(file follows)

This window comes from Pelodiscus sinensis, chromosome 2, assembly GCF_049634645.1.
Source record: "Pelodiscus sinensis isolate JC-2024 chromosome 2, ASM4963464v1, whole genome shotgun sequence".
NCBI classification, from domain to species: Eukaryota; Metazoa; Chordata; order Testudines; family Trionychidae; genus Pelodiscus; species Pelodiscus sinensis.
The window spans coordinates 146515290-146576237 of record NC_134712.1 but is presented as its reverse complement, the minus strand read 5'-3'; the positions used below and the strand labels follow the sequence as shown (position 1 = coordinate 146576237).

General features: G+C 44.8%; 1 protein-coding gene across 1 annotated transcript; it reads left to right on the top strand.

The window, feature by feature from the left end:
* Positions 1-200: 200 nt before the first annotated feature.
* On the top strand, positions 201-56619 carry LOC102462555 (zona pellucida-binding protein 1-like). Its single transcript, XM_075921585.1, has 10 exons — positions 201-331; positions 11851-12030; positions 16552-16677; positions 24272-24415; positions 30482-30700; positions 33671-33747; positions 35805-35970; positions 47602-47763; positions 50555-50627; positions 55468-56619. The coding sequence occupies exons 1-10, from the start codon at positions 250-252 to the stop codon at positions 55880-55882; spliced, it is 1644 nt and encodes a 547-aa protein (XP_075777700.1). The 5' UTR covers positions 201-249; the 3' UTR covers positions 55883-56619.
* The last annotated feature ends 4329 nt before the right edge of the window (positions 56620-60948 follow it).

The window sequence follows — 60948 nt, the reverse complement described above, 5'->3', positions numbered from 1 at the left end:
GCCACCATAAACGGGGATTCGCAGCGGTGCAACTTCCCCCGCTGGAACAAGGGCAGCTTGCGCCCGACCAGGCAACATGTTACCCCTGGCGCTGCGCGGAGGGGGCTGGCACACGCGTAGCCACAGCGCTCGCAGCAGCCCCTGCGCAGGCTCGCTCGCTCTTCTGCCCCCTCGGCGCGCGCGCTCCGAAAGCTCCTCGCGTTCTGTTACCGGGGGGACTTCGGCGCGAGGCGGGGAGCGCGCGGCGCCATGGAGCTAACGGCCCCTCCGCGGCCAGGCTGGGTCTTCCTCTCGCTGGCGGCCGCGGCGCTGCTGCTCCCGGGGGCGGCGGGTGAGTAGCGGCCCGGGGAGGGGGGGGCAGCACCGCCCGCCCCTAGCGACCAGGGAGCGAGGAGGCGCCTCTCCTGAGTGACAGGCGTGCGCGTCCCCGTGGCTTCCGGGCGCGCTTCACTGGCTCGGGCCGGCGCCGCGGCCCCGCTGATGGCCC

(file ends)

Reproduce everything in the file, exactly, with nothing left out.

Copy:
This window comes from Pelodiscus sinensis, chromosome 2, assembly GCF_049634645.1.
Source record: "Pelodiscus sinensis isolate JC-2024 chromosome 2, ASM4963464v1, whole genome shotgun sequence".
NCBI classification, from domain to species: Eukaryota; Metazoa; Chordata; order Testudines; family Trionychidae; genus Pelodiscus; species Pelodiscus sinensis.
The window spans coordinates 146515290-146576237 of record NC_134712.1 but is presented as its reverse complement, the minus strand read 5'-3'; the positions used below and the strand labels follow the sequence as shown (position 1 = coordinate 146576237).

General features: G+C 44.8%; 1 protein-coding gene across 1 annotated transcript; it reads left to right on the top strand.

The window, feature by feature from the left end:
* Positions 1-200: 200 nt before the first annotated feature.
* On the top strand, positions 201-56619 carry LOC102462555 (zona pellucida-binding protein 1-like). Its single transcript, XM_075921585.1, has 10 exons — positions 201-331; positions 11851-12030; positions 16552-16677; positions 24272-24415; positions 30482-30700; positions 33671-33747; positions 35805-35970; positions 47602-47763; positions 50555-50627; positions 55468-56619. The coding sequence occupies exons 1-10, from the start codon at positions 250-252 to the stop codon at positions 55880-55882; spliced, it is 1644 nt and encodes a 547-aa protein (XP_075777700.1). The 5' UTR covers positions 201-249; the 3' UTR covers positions 55883-56619.
* The last annotated feature ends 4329 nt before the right edge of the window (positions 56620-60948 follow it).

The window sequence follows — 60948 nt, the reverse complement described above, 5'->3', positions numbered from 1 at the left end:
GCCACCATAAACGGGGATTCGCAGCGGTGCAACTTCCCCCGCTGGAACAAGGGCAGCTTGCGCCCGACCAGGCAACATGTTACCCCTGGCGCTGCGCGGAGGGGGCTGGCACACGCGTAGCCACAGCGCTCGCAGCAGCCCCTGCGCAGGCTCGCTCGCTCTTCTGCCCCCTCGGCGCGCGCGCTCCGAAAGCTCCTCGCGTTCTGTTACCGGGGGGACTTCGGCGCGAGGCGGGGAGCGCGCGGCGCCATGGAGCTAACGGCCCCTCCGCGGCCAGGCTGGGTCTTCCTCTCGCTGGCGGCCGCGGCGCTGCTGCTCCCGGGGGCGGCGGGTGAGTAGCGGCCCGGGGAGGGGGGGGCAGCACCGCCCGCCCCTAGCGACCAGGGAGCGAGGAGGCGCCTCTCCTGAGTGACAGGCGTGCGCGTCCCCGTGGCTTCCGGGCGCGCTTCACTGGCTCGGGCCGGCGCCGCGGCCCCGCTGATGGCCC